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Lord Robert Winston holds students spellbound with science lecture at Oaks Park High School

PUBLISHED: 15:21 11 September 2017 | UPDATED: 15:47 11 September 2017

More than 350 students sat spellbound as Lord Robert Winston addressed them at Oaks Park High School, Newbury Park, on Monday, September 11. Picture: Melissa Page

More than 350 students sat spellbound as Lord Robert Winston addressed them at Oaks Park High School, Newbury Park, on Monday, September 11. Picture: Melissa Page

Archant

Science professor Lord Robert Winston, instantly recognisable to TV viewers for his programmes Child of Our Time and The Human Body, held more than 350 students wrapt as he gave a lecture at Oaks Park High School on Monday, September 11.

Lord Winston, renowned for his pioneering work in fertility and research science as well as his award-winning TV programmes, talked to students at the school in Oaks Lane, Newbury Park, in a bid to inspire them to become the next generation of scientists.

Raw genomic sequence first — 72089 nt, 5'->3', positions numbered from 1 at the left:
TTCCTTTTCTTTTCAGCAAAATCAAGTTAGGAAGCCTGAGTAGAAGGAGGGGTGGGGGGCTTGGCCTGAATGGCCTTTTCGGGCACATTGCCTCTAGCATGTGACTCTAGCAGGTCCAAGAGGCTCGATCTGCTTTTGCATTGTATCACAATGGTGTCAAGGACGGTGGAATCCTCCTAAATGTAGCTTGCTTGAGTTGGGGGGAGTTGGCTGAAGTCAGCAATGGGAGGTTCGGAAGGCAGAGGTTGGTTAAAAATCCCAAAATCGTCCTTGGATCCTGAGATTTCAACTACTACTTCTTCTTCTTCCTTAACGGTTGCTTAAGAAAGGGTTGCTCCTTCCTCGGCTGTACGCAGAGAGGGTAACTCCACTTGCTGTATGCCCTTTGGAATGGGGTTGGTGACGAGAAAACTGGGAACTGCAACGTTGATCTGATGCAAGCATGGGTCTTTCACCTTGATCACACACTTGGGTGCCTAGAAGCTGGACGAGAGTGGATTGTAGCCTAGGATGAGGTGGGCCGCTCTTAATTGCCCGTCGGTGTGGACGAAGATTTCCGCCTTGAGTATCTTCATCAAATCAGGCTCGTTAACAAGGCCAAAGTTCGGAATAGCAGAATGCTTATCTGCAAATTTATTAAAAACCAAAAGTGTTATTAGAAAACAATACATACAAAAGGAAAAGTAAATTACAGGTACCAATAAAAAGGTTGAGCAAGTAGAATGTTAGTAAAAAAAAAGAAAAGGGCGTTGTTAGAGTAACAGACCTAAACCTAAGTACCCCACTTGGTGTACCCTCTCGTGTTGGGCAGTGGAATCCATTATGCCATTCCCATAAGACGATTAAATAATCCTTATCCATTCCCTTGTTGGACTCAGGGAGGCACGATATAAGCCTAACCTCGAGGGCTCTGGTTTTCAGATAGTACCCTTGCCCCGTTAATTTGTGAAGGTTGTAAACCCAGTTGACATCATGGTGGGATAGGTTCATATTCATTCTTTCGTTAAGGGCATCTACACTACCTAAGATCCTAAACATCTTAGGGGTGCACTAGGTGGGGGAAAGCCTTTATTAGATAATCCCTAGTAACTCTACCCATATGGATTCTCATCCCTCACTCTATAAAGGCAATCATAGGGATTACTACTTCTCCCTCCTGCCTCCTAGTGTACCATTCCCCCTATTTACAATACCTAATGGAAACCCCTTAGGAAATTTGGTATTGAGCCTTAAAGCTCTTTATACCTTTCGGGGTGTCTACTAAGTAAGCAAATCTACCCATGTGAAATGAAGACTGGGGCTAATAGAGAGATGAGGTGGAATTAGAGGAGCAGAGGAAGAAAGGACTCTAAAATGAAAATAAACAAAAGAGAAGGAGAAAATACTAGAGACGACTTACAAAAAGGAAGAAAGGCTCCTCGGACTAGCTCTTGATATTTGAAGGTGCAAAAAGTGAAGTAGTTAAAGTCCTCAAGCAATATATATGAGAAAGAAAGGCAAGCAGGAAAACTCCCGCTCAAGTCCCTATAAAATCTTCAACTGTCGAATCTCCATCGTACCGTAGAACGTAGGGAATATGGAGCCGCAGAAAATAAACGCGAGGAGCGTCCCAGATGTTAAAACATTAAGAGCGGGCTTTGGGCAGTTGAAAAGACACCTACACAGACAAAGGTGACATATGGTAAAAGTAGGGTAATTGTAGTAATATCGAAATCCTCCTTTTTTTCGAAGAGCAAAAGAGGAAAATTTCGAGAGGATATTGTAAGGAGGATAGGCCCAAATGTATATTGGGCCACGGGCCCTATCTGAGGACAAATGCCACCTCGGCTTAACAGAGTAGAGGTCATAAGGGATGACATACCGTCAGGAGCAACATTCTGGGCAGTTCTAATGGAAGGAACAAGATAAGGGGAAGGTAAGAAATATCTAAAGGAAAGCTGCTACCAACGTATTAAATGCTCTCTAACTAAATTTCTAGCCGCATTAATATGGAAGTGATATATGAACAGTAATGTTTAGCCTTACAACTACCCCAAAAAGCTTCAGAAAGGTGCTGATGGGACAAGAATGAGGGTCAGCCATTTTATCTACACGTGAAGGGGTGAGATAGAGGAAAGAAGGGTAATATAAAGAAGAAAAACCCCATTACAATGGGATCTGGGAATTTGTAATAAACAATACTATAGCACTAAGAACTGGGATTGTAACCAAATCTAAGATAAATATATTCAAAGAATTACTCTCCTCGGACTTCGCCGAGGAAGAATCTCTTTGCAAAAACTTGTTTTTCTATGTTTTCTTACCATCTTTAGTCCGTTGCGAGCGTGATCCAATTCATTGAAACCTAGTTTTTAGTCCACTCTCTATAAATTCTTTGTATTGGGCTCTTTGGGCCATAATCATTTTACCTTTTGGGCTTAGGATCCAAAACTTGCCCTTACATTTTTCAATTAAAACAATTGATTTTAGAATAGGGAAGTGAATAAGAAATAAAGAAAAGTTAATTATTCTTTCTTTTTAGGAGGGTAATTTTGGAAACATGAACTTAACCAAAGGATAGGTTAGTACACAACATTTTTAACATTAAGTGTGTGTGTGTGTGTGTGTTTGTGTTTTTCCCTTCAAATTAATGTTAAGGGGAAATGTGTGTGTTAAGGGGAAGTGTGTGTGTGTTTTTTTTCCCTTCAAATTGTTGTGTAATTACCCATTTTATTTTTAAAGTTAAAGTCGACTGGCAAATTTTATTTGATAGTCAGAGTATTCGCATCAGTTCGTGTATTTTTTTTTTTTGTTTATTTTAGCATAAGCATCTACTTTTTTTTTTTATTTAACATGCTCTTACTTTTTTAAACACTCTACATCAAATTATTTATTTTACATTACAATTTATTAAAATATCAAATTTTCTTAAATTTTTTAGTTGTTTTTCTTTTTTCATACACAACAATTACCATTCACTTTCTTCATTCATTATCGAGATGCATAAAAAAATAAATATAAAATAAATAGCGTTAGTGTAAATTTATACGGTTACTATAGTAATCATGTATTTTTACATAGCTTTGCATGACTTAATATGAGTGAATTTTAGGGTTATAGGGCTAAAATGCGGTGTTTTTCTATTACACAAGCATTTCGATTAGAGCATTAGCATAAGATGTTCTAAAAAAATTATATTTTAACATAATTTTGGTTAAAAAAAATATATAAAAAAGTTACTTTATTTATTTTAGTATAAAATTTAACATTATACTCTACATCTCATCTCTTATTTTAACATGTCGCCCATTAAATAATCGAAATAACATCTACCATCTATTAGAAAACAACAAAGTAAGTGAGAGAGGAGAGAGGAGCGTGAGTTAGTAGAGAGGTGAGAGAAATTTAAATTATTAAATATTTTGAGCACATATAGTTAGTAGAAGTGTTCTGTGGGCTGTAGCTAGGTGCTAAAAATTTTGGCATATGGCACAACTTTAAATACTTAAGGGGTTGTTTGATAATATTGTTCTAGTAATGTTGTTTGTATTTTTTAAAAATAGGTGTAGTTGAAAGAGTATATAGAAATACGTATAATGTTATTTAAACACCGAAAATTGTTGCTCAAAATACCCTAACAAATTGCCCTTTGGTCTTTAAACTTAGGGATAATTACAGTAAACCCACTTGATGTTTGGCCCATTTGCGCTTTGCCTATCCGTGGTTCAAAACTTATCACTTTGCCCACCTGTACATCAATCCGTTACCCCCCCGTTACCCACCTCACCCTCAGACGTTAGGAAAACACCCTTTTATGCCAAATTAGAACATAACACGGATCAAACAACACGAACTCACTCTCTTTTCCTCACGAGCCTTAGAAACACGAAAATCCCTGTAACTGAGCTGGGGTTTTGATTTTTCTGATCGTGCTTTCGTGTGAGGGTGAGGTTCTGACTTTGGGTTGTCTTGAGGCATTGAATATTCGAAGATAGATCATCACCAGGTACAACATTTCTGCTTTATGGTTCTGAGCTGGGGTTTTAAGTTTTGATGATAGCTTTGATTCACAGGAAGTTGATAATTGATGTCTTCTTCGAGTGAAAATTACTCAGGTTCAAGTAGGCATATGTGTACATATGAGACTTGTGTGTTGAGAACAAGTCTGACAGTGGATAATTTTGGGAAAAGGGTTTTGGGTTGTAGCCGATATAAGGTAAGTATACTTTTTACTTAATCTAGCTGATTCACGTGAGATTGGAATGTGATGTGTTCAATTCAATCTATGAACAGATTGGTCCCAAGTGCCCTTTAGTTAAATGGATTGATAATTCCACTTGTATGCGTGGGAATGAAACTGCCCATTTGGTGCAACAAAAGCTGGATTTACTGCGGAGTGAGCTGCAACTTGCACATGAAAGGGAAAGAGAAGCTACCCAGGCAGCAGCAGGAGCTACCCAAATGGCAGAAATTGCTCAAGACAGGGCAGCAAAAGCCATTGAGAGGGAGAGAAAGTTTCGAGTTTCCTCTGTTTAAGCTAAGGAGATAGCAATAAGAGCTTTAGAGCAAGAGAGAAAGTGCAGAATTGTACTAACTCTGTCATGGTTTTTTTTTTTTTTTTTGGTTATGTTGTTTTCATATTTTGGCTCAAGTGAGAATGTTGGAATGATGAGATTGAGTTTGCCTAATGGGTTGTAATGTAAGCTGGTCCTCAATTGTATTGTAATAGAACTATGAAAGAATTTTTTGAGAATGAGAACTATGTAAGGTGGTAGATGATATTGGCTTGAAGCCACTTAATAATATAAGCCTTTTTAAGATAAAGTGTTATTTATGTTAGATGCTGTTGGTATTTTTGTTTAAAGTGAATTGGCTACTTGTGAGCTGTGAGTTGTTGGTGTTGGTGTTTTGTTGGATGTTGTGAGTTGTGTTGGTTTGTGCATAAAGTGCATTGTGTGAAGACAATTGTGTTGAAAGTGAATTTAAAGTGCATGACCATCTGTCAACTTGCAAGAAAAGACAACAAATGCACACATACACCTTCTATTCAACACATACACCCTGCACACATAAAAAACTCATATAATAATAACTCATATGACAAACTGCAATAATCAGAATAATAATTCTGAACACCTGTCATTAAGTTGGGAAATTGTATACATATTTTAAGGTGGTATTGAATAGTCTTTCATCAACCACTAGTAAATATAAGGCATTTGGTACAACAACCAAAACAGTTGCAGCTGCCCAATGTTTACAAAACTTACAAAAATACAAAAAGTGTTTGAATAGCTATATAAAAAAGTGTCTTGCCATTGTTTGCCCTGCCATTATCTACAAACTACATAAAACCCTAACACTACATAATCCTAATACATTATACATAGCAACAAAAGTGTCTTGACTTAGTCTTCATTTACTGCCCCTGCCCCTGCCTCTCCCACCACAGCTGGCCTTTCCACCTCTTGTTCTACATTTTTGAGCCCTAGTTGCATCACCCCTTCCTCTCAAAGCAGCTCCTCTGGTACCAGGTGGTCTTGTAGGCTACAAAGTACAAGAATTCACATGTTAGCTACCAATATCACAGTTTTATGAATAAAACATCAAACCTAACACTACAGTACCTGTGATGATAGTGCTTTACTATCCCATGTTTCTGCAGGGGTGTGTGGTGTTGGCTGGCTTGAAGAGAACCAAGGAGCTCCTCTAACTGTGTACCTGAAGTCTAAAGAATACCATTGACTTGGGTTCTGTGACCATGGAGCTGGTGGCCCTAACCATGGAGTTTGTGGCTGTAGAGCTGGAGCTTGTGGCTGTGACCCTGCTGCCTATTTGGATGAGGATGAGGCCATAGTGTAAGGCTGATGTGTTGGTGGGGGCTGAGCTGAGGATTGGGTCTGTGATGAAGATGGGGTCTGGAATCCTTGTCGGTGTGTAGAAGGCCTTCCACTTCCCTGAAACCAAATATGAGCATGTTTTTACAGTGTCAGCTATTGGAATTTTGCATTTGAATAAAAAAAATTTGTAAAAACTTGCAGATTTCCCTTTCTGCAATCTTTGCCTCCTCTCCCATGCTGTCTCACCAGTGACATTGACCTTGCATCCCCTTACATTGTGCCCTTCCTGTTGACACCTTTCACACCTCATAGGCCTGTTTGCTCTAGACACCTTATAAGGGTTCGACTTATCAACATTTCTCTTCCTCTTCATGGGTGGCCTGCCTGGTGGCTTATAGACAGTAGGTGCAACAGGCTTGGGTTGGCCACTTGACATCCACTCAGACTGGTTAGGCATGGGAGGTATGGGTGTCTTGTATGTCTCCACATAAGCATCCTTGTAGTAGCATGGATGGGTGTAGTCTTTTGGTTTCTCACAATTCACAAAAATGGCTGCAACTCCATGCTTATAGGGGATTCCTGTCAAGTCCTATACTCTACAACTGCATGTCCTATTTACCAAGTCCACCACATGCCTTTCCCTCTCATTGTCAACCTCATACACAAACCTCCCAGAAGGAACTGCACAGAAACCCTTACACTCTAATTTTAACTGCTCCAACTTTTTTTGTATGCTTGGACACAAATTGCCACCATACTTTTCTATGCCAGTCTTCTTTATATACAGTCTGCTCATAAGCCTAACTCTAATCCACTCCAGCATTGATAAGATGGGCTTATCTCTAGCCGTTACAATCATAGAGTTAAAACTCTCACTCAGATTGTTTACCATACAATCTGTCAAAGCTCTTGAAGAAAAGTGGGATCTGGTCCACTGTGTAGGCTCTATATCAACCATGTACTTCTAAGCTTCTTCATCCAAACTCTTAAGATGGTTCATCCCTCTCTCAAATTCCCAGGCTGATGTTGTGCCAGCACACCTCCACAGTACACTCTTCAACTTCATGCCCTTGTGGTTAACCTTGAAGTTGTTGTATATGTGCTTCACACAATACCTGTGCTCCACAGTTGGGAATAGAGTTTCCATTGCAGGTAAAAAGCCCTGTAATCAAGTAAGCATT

He covered topics such as the use of lasers in everyday life, how every scientific invention has both advantages and disadvantages, and what inspired him to study science when at school.

Joanne Hamill, headteacher, said: “His love of learning and inspirational and groundbreaking work make him a wonderful role model for our students at Oaks Park.”

True to its nature as an inclusive school, students from every year group with an interest in science were welcome to attend, as well as many teachers. The audience of more than 350 sat spellbound as they heard thought-provoking, fascinating and sometimes humorous stories from Lord Winston.

One sixth former said: “what really struck me was his incredible humility, when you consider everything he has done.”

Lord Winston has written more than 300 scientific publications for peer review, along with numerous books for every age range.

He is currently Professor of Science and Society, as well as Professor of Fertility Studies at Imperial College London and is running a research programme which aims to improve human transplantation.

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